Canadian professionals could be earning more but they won't ask

Robert Half survey shows only 36% tried to negotiate pay with their last job offer

Canadian professionals could be earning more but they won't ask
Steve Randall

Canadian professionals are easy going when it comes to how much they will be paid in a new role, even as the cost of living continues to rise.

Just 36% of respondents to a survey by recruitment firm Robert Half said they tried to negotiate their salary when they received their most recent job offer with 59% saying they were happy with what was on the table, while 19% weren’t comfortable with negotiating.

But the likelihood of negotiating a higher income increases for those earning $100,000 or more; 41% negotiated. Men were also more likely to negotiate (40%) than women (31%).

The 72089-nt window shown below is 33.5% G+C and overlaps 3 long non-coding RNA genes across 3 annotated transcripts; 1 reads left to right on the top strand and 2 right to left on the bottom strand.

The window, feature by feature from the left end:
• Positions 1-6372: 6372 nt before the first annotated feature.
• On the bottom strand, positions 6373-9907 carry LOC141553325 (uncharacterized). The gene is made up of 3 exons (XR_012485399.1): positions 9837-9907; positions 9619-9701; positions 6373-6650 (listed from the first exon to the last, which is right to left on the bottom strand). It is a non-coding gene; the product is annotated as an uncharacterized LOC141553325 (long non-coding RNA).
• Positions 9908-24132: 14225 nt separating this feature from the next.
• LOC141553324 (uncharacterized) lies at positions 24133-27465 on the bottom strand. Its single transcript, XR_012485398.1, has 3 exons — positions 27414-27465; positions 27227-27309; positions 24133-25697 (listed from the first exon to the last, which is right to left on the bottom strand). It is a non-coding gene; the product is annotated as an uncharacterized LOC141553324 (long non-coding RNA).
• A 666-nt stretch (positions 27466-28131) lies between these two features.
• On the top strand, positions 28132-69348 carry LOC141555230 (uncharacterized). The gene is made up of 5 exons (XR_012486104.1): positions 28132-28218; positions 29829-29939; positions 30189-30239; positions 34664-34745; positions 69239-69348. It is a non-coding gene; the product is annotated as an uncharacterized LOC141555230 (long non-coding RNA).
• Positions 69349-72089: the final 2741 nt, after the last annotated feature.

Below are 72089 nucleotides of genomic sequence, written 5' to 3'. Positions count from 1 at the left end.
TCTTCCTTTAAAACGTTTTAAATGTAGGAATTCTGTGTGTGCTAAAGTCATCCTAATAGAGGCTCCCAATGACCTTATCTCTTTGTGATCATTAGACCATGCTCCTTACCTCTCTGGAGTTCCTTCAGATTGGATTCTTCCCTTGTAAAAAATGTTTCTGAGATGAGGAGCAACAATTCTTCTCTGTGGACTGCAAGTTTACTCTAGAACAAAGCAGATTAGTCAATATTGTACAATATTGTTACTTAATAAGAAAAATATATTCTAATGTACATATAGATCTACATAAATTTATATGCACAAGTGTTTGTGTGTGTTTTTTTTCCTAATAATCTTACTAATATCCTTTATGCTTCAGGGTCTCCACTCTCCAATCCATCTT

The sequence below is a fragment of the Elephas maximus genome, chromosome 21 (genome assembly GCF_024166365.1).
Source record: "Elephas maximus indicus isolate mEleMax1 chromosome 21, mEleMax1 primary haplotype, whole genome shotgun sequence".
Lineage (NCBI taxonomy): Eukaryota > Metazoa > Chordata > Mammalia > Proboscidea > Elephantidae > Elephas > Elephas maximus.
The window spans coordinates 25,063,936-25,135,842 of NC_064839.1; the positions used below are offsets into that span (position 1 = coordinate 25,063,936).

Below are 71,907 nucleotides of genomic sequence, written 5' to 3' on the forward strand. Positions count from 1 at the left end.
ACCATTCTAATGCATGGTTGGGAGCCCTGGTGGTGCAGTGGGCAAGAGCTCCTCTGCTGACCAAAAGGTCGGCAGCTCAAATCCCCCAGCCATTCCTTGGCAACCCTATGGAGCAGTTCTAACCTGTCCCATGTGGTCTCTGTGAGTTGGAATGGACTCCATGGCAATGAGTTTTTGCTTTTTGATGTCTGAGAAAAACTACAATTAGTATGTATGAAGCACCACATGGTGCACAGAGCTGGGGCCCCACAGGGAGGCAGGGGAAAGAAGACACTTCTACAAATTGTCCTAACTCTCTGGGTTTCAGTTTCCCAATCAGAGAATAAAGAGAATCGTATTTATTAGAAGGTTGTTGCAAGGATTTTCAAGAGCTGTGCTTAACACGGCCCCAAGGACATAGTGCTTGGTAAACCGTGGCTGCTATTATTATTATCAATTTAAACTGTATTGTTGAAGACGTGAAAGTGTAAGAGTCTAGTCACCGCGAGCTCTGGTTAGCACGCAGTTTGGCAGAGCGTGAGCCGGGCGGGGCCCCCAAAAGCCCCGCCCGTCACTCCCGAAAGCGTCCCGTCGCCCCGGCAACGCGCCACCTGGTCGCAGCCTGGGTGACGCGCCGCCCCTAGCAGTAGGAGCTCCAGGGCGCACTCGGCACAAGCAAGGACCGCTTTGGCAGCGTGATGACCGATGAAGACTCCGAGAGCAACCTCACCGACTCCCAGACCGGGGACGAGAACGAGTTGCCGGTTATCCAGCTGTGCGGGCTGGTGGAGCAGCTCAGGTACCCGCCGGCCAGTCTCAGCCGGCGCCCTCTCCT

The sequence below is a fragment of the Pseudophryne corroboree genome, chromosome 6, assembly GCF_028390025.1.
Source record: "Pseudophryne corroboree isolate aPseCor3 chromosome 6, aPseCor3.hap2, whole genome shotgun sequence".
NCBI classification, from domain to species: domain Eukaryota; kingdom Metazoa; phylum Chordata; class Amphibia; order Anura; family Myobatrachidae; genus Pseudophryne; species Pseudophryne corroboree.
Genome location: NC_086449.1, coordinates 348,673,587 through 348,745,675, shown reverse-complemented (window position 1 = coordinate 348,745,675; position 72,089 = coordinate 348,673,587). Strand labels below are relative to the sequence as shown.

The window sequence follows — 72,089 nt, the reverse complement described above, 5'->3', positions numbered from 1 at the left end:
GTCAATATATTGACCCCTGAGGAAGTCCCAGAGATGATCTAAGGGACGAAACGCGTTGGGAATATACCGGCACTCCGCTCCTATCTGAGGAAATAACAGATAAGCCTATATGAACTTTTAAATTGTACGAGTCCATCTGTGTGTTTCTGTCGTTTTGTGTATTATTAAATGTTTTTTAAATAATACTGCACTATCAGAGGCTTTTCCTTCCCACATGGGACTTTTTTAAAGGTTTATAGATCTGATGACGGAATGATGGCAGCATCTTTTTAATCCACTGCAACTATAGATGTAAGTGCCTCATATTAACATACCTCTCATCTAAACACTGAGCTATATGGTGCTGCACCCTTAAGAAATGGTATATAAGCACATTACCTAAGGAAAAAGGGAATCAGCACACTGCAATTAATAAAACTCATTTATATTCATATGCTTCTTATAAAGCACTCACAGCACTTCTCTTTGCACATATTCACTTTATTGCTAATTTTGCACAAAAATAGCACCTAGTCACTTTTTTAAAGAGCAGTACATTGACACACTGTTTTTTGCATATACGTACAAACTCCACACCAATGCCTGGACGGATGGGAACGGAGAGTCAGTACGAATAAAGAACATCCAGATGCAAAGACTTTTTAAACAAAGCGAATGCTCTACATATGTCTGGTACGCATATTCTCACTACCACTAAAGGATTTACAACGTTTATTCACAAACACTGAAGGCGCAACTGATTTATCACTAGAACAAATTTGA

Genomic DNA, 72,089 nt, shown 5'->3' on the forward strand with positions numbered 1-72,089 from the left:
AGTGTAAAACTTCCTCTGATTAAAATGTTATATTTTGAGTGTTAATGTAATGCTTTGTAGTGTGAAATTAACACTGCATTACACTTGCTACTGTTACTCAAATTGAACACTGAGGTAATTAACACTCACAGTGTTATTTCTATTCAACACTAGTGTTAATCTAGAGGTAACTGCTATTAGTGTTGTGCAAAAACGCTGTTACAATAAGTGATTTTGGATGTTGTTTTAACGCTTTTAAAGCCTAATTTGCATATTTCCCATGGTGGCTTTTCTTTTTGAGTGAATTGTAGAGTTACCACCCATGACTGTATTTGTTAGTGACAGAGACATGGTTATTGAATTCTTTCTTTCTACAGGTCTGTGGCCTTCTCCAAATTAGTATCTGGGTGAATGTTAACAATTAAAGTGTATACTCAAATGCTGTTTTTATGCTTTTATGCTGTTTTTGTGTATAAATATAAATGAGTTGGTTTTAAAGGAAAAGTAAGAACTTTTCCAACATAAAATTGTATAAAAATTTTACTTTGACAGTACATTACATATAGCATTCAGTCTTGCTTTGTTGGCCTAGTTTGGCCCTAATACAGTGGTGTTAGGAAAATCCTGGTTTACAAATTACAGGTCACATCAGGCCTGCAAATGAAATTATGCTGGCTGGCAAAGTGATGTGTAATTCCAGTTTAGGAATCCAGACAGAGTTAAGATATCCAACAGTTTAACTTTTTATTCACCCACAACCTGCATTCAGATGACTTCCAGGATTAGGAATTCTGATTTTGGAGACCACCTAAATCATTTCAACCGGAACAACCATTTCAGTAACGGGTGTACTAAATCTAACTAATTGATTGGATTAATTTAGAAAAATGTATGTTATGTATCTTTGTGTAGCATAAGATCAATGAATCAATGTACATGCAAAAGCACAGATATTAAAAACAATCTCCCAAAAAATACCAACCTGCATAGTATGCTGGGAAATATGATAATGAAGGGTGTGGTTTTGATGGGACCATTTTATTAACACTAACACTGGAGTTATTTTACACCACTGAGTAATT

Among those who want more money but are reluctant to negotiate, 12% fear losing the role if more money is asked for, while 10% don’t know the going rate for the role.

"Salary negotiations are a great opportunity for candidates to underscore the value of their skills and what they can bring to the business," said David King, senior district president of Robert Half. "Any successful compensation discussion requires research and practice beforehand. Look into local compensation trends in your industry, identify which perks or benefits outside of salary are most important to you, and even run through potential scenarios ahead of time; the better prepared you are, the more confident you will feel navigating the conversation."

Managers expect to negotiate
In a separate survey of managers, 39% said they typically discuss pay with job candidates during the first in-person interview; 25% wait for the second meeting and 13% bring it up when making the job offer.